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Society's Quirkiness

Answered on August 19, 2014
Created April 23, 2012 at 3:37 PM

A student told me that vampires probably were just people suffering from porphyrias. I guess psychopaths, aggressive people, shy people, ... could potentially be classified the same way. And maybe people that cut themselves just have too much iron :).

Are there any other weird behaviors that are thought of as abnormal traits, but could in fact be a disease? If this comes over as weird, I've been talking with someone who played with hormones.

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E76821f1019f5284761bc4c33f2bf044

(383)

on April 23, 2012
at 07:16 PM

I believe that witch hunts and warewolf sightings were often associated with wet harvest conditions which would have promoted ergot and thus ergotism. Cutters may have seratonin imbalance (which could be generalised to any depressive disorder, as could EFA deficiency, but the attempt at cortisol hyperstimulation with cutting is particularly, to paraphrase Trent Reznor, an attempt to feel something at all again); perhaps this can be generalised to extreme or dangerous behaviours more broadly. Quite a few phychological disorders - schizophrenia, for example - are reported to have been remedied via SIBO therapies and/or GAPS; conversely Peggy the Primal Parent reports (and commenters on her site have corroborated) a certain "Vulcan" level reduction in emotional response on ZC. Whether you consider that a disease is up to you!

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Fd70d71f4f8195c3a098eda4fc817d4f

(8014)

on April 24, 2012
at 03:32 PM

Violent, aggressive behavior and low impulse control have been tied to omega-3 deficiency. (They've done studies in prisons with supplementing n03 and have noticed dramatic reductions in violence.) I've begun to wonder if our overall societal level of violence (road rage, etc) is due to the n-6/n-3 issue.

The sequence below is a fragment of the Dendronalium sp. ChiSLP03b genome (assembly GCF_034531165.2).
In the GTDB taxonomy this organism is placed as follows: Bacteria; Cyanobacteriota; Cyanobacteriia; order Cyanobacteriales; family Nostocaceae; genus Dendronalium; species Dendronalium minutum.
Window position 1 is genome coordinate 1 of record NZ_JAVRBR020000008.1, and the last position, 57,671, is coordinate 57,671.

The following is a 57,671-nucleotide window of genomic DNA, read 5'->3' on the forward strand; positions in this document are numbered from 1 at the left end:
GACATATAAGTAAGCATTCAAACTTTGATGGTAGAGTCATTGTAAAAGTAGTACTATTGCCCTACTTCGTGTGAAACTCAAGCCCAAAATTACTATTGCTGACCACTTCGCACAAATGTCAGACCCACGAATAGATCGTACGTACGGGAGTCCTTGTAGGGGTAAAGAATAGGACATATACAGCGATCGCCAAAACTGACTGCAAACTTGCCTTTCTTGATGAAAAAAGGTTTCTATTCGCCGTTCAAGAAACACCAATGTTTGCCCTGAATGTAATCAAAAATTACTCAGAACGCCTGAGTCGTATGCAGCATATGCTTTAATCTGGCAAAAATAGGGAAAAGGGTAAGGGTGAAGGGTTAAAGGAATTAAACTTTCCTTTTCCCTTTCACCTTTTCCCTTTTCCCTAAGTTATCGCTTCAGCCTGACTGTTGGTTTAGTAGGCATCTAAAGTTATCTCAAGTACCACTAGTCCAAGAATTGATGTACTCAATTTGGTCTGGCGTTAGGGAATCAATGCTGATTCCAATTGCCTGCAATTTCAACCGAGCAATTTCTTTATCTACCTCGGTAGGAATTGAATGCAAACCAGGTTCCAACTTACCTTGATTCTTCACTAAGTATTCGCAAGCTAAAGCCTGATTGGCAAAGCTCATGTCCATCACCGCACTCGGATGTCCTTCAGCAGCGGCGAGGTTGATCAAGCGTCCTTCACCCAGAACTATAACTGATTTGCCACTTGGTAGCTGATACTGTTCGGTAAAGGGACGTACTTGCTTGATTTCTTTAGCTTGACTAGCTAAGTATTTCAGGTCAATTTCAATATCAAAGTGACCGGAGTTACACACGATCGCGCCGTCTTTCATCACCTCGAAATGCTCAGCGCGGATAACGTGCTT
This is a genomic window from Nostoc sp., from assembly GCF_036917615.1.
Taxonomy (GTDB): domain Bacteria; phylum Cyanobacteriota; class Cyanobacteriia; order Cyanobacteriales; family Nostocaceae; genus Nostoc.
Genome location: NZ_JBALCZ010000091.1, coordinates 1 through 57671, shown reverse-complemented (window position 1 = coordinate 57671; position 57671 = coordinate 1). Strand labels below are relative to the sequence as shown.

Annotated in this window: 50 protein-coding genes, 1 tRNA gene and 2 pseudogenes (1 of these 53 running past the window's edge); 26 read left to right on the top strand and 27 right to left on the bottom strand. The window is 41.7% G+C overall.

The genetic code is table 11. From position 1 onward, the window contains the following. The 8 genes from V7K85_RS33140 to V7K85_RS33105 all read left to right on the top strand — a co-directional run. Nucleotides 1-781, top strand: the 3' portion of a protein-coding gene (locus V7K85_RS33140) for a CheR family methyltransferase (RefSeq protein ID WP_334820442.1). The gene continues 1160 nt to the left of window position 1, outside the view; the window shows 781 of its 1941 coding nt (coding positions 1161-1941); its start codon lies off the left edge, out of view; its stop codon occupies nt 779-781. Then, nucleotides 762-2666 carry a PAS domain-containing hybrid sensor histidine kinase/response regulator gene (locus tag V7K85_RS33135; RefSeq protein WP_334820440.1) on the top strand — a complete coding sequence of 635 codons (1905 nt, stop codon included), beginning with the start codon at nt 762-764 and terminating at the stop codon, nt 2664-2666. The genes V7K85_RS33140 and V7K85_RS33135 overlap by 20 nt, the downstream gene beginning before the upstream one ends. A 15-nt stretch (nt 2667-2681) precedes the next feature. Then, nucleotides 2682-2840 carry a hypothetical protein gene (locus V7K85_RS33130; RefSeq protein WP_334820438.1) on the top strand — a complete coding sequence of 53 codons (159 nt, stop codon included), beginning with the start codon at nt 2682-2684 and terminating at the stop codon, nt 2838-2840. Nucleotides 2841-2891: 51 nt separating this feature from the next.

Also: you're right about schizophrenia, bipolar, mood disorders, etc. There are quite a lot of studies linking gluten to schizophrenia and other things we consider to be just psychologial -- they can, in fact, be very much physical. We can think of them as allergies, except instead of someone breaking out in hives or going into shock, the effects they experience are mental/psychological.

Think of all the stories you've heard from people whose mood swings, depression, ADD, etc, cleared up when they went Paleo and got off gluten and other crap foods.

Don't get me started on what we hear about PTSD and soldiers returning from combat. Please, please, I'm absolutely not saying that they don't suffer massive psychological trauma in what they see and do every day out there. (I'm a veteran, myself.) BUT...if you could see what's in the chow halls and MREs, it doesn't take a rocket scientist to know they're under an incredible amount of physical and emotional stress and do NOT have the nutritional support they need to face those demands. (And the PX/BXs on most bases are just loaded with the most absolute garbage you can imagine -- dirt cheap, of course.) I read so many stories about trying to improve mental health care for returning soldiers, but no one ever mentions NUTRITION!! As if there's no connection between what we eat every day and how our brains function... Sigh.

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